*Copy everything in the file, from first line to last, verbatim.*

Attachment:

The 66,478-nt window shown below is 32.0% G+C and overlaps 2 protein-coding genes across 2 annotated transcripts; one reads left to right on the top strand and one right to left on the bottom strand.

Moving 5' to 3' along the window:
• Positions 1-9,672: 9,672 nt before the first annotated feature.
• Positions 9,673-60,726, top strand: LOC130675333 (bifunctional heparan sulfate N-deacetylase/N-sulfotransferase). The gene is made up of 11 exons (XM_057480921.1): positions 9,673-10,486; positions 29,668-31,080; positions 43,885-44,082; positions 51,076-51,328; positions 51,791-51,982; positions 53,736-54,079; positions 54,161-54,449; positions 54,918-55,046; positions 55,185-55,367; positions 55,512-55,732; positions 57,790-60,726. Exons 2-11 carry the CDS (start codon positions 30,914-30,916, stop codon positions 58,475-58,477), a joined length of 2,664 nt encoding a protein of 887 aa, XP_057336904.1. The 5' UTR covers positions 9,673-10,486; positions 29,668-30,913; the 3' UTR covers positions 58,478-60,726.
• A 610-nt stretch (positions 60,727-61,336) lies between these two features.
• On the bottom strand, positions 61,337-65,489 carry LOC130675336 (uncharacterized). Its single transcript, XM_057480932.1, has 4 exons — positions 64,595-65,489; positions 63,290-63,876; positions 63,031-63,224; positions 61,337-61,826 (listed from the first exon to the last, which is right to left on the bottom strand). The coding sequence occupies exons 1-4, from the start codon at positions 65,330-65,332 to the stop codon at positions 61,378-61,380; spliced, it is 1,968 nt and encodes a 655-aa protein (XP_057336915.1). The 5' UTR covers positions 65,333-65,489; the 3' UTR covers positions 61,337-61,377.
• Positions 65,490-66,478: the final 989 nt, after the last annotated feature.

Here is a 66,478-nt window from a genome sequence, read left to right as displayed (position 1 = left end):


The 66,478-nt window shown below is 32.0% G+C and overlaps 2 protein-coding genes across 2 annotated transcripts; one reads left to right on the top strand and one right to left on the bottom strand.

Moving 5' to 3' along the window:
• Positions 1-9,672: 9,672 nt before the first annotated feature.
• Positions 9,673-60,726, top strand: LOC130675333 (bifunctional heparan sulfate N-deacetylase/N-sulfotransferase). The gene is made up of 11 exons (XM_057480921.1): positions 9,673-10,486; positions 29,668-31,080; positions 43,885-44,082; positions 51,076-51,328; positions 51,791-51,982; positions 53,736-54,079; positions 54,161-54,449; positions 54,918-55,046; positions 55,185-55,367; positions 55,512-55,732; positions 57,790-60,726. Exons 2-11 carry the CDS (start codon positions 30,914-30,916, stop codon positions 58,475-58,477), a joined length of 2,664 nt encoding a protein of 887 aa, XP_057336904.1. The 5' UTR covers positions 9,673-10,486; positions 29,668-30,913; the 3' UTR covers positions 58,478-60,726.
• A 610-nt stretch (positions 60,727-61,336) lies between these two features.
• On the bottom strand, positions 61,337-65,489 carry LOC130675336 (uncharacterized). Its single transcript, XM_057480932.1, has 4 exons — positions 64,595-65,489; positions 63,290-63,876; positions 63,031-63,224; positions 61,337-61,826 (listed from the first exon to the last, which is right to left on the bottom strand). The coding sequence occupies exons 1-4, from the start codon at positions 65,330-65,332 to the stop codon at positions 61,378-61,380; spliced, it is 1,968 nt and encodes a 655-aa protein (XP_057336915.1). The 5' UTR covers positions 65,333-65,489; the 3' UTR covers positions 61,337-61,377.
• Positions 65,490-66,478: the final 989 nt, after the last annotated feature.

Here is a 66,478-nt window from a genome sequence, read left to right as displayed (position 1 = left end):